Better Customer Insight in Real Time
Few marketing challenges are tougher than identifying and influencing what drives customers’ attitudes and behavior. Traditionally, executives have relied on a combination of quantitative data from surveys (such as those that track customer satisfaction and brand image) and qualitative insights from focus groups and interviews. Unfortunately, both kinds of research suffer from a fundamental flaw: They rely on customers’ memories, which decay rapidly. Consumers frequently recall a company’s communications inaccurately; it’s not uncommon for people to claim they’ve seen a company’s TV ad at a time when the firm was not advertising. And even genuine memories are often biased by context: If a customer has made a major purchase, she’s more likely to remember her experience of the transaction positively in order to feel good about the purchase. Internet-based research tools suffer less from these problems because they can capture customer experiences almost immediately, before memory fades or becomes biased, but they can be used only with online interactions, which account for just 15% of customers’ encounters with companies and their brands. The only traditional technique that really allows companies to record the complete range of customer experiences is ethnographic research, in which researchers shadow individual consumers and watch their behavior. This approach, however, is both labor-intensive and expensive, and it’s also potentially misleading: It’s hard to untangle the individual customer’s quirks from general customer behavior. Worse, the ethnographic approach introduces another bias: The customer will probably have an unconscious desire to please the researcher, who is physically present, which will affect her reactions. Corporations, therefore, face a dilemma. They must either rely on imperfect and biased memories or risk spending a ton of money on directly observing potentially unrepresentative behavior. Either way, the insights and data on which they base their marketing decisions are inherently faulty.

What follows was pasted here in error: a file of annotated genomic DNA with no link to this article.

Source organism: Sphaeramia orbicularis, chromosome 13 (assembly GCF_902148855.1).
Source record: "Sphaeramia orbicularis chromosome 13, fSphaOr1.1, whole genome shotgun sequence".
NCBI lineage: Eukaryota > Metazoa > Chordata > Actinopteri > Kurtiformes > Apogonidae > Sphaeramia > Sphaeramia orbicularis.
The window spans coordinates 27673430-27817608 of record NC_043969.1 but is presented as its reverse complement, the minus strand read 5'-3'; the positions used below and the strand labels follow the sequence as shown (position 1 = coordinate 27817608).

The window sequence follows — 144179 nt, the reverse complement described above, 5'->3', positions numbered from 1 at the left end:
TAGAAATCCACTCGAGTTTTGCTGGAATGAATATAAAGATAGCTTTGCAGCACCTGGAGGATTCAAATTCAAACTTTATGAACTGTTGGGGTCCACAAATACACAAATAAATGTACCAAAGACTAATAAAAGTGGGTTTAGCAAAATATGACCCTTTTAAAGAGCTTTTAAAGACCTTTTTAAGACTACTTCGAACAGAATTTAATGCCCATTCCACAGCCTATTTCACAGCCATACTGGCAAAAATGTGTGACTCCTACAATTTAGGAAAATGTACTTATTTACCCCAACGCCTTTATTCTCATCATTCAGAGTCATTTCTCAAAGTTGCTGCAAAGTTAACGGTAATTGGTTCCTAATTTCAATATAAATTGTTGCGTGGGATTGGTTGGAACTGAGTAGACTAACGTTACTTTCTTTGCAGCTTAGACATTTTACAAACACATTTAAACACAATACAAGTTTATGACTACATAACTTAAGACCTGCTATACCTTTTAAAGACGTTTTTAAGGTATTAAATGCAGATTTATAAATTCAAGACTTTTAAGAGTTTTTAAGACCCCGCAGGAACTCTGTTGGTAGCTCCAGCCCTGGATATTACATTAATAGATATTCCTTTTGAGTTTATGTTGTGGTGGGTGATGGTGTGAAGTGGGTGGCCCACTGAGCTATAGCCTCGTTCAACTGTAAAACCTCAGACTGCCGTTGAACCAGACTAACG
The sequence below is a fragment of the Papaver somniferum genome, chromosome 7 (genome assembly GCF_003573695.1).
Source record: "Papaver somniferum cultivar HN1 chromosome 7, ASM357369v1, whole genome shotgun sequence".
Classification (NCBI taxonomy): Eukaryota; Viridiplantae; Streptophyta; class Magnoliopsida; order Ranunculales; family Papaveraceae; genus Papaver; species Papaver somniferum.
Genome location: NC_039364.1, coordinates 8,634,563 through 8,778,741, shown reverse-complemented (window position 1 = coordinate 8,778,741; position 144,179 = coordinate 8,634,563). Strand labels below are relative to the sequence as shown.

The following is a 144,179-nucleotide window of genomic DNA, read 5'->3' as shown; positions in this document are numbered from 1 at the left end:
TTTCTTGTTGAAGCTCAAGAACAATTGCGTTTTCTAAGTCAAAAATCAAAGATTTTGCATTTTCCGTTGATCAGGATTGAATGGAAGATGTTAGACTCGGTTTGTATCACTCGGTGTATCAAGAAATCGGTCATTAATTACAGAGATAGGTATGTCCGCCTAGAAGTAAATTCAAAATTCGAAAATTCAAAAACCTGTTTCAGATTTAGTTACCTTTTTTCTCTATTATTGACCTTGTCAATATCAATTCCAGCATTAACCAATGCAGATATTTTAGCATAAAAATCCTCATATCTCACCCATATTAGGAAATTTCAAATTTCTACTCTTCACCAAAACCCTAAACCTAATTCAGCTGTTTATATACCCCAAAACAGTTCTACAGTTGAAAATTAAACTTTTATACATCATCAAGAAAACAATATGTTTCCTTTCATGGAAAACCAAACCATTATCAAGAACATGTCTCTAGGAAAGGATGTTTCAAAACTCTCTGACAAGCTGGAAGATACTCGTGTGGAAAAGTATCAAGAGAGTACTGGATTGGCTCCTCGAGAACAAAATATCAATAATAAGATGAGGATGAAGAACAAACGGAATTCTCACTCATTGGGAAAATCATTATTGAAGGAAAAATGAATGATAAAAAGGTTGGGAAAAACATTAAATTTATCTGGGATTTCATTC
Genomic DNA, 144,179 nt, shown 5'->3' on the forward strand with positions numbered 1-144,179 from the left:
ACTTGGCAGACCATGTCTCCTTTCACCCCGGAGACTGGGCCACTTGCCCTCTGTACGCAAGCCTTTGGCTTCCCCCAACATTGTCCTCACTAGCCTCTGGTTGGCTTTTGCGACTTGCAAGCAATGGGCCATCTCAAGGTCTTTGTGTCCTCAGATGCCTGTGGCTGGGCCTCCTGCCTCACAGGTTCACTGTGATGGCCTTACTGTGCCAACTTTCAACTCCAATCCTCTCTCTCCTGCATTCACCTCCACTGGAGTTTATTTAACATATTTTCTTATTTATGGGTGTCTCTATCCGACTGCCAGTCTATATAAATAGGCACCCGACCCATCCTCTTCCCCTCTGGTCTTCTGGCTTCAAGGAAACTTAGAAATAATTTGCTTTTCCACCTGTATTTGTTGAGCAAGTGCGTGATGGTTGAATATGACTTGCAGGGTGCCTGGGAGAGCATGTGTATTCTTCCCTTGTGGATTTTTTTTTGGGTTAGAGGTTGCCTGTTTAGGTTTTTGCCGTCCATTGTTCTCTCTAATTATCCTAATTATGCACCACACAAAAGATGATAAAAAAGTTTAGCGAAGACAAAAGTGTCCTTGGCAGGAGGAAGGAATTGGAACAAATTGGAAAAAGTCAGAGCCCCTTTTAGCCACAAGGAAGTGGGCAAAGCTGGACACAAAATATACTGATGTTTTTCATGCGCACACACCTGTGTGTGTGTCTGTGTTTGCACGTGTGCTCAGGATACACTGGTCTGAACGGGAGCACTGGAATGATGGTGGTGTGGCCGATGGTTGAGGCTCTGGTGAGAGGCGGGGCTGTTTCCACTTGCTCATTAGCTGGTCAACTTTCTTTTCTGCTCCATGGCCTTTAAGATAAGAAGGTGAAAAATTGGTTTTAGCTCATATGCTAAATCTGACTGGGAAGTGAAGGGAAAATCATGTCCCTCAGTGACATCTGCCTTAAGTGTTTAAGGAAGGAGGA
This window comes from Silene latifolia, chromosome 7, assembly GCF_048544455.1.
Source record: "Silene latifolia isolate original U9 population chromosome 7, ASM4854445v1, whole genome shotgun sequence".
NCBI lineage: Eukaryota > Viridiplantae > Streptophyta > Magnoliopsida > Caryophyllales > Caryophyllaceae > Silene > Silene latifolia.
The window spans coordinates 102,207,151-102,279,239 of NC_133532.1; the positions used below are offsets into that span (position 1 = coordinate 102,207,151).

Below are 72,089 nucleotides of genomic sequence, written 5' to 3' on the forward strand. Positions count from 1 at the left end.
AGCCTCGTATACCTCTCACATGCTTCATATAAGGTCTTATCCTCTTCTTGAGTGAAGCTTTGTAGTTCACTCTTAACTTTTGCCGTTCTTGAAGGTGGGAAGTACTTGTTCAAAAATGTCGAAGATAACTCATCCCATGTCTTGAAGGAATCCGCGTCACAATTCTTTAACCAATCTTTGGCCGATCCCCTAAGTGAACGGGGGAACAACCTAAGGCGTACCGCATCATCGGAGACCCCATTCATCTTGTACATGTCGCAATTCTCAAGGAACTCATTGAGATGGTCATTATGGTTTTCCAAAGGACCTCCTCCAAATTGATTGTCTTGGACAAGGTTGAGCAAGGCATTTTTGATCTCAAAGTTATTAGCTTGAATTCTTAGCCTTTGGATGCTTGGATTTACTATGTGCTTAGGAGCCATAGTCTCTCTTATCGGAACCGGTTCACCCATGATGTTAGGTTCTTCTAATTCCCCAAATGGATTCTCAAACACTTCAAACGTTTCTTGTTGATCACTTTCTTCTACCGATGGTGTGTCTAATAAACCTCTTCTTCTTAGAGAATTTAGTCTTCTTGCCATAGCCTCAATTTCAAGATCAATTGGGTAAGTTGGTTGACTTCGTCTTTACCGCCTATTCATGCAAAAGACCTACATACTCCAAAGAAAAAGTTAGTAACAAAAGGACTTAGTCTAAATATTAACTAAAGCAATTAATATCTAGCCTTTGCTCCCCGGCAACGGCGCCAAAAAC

Marketers have long sought a research method that can capture customer reactions immediately, does not intrude into those reactions, minimizes bias, and can affordably be applied to customers in relatively large numbers. We believe that real-time experience tracking (RET), a new research tool, rises to this challenge.